The other day I used my DSLR to scan some of my old 35mm negatives. I don't shoot nearly enough film to a buy flatbed scanner (yet!), and the $5-10 scanning fee most labs charge can add up quite quickly. So using my D90 proved to be an economical, yet effective method. Results aren't the best of course (the D90's 12.1 MP spec holds it back here), but it's acceptable - certainly enough for small prints and online posts. Below is my method:
What I used:
- Nikon D90 (w/ remote shutter)
- Nikon 28-105mm f/3.5-4.5D
- Slik U212 Tripod
- White grocery bag + piece of glass (taken from a broken Hoya filter)
The goal of this setup is to get a clear picture of the negatives. Using the items listed above I followed this process:
- Place the iPad on the bottom. This acts a pseudo-lightbox, illuminating the negatives from below.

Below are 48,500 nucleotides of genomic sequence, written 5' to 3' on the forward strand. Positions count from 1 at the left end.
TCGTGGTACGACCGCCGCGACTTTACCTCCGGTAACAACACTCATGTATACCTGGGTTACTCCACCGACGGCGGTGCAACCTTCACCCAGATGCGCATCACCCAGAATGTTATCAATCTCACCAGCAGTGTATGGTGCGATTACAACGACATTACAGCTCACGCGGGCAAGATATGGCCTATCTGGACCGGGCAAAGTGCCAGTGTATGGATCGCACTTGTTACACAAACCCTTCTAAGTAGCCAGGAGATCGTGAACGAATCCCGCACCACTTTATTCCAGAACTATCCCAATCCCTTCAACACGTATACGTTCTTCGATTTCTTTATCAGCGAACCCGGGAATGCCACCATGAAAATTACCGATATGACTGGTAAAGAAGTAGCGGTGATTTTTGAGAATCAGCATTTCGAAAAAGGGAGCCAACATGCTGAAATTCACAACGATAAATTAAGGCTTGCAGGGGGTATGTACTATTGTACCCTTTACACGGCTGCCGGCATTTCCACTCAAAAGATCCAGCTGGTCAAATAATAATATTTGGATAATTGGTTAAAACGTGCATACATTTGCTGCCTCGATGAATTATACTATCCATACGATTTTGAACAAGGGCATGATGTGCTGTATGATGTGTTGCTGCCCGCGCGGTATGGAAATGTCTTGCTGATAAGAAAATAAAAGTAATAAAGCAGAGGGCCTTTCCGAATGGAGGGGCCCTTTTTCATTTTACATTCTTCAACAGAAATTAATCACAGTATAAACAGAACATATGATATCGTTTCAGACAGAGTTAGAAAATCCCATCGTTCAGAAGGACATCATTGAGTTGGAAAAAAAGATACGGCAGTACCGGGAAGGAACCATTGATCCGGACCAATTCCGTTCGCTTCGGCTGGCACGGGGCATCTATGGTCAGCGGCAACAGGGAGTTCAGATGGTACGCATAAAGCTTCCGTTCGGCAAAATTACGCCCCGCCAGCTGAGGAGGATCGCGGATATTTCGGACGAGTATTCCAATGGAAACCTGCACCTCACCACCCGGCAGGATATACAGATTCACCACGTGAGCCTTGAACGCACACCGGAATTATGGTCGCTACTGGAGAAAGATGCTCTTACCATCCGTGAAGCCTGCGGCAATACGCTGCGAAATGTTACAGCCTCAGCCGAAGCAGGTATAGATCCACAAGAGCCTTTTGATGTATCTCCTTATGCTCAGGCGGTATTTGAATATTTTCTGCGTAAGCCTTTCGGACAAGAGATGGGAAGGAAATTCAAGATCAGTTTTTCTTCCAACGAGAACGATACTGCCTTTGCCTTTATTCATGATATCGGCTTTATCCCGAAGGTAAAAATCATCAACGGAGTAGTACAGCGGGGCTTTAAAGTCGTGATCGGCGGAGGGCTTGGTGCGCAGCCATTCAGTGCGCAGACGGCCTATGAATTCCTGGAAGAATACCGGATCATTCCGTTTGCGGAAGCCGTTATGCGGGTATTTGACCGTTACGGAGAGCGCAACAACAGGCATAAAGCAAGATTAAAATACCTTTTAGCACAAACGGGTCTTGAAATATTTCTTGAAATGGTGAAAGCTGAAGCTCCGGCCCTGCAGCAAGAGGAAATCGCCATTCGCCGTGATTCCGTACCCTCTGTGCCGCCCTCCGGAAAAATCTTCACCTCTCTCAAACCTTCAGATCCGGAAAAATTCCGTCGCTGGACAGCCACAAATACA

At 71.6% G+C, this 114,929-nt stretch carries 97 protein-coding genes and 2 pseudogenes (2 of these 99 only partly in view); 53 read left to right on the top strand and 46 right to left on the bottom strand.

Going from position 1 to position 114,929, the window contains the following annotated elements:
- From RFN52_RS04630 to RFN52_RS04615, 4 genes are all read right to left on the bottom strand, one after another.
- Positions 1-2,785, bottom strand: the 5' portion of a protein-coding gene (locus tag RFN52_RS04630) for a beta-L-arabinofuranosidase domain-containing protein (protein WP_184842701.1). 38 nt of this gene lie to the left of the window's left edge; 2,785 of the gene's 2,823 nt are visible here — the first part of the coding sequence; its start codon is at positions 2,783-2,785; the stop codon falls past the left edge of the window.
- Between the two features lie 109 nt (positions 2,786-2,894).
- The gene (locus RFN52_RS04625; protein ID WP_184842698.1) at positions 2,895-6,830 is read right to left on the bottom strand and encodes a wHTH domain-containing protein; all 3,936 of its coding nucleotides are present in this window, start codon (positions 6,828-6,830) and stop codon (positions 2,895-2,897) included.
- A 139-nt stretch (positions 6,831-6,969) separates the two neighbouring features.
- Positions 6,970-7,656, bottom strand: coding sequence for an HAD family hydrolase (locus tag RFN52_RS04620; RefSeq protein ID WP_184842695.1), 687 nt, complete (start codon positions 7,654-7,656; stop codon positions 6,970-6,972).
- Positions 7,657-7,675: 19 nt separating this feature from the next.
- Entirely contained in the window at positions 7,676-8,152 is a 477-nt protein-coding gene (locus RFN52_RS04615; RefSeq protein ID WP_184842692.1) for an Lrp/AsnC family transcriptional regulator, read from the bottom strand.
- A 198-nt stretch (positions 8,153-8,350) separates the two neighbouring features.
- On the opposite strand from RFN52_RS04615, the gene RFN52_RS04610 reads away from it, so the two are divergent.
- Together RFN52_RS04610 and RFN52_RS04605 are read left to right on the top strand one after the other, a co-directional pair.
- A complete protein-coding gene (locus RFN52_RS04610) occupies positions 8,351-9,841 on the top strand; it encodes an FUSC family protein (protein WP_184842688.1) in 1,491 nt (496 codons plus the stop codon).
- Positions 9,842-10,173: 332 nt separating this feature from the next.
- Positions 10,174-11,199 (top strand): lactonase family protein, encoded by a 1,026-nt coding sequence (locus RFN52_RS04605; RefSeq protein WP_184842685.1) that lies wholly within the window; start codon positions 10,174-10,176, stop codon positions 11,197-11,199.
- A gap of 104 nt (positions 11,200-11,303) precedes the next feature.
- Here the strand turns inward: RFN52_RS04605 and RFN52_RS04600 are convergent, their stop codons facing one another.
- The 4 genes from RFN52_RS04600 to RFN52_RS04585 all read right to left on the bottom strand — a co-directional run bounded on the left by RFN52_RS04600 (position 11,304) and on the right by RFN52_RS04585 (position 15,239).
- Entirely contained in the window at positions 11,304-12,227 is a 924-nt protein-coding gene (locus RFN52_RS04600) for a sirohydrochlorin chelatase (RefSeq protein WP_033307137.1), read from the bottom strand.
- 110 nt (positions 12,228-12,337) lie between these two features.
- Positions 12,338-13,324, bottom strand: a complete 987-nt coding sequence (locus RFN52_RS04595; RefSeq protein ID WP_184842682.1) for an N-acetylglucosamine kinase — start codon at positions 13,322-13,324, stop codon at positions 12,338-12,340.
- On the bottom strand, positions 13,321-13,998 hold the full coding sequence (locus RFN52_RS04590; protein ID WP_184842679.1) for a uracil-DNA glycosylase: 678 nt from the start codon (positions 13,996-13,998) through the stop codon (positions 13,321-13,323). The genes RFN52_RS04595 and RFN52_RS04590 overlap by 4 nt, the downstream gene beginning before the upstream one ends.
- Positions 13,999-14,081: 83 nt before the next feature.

- On top of the iPad, place a white piece of translucent plastic (I used a grocery bag). This prevents individual pixels (from the iPad) from appearing in the final picture.
- Place the 35mm negative on top of the plastic, and use a piece of glass to keep the negative as flat as possible. I personally took the glass from a broken Hoya UV(0) filter.
- Using a remote (to prevent blur), release the shutter. You should get a clear picture of the negative. (See below).
A couple of things to note: the closer the camera to the negative, the better. A macro lens is ideal for this, but a standard lens can work, especially if you use extension tubes. My 28-105 has a 1:2 macro feature, so I was able to fill up most of the frame with the negative. However, I ran into problems with corner sharpness, so I ended up having to keep the negative towards to the center. I'm not sure if this was a problem with DOF (perhaps the negative wasn't completely parallel with the camera) or the lens' softness (probably a bit of both).
Now that you have the picture of the negative, import it to Lightroom. Using the Tone Curve, invert the colors to make the negatives, positive. Make all the necessary adjustments you normally would on a normal photo (contrast, highlights, shadows, etc).
And that's it! Not bad for a poor man's setup. Here are some more examples (click to enlarge):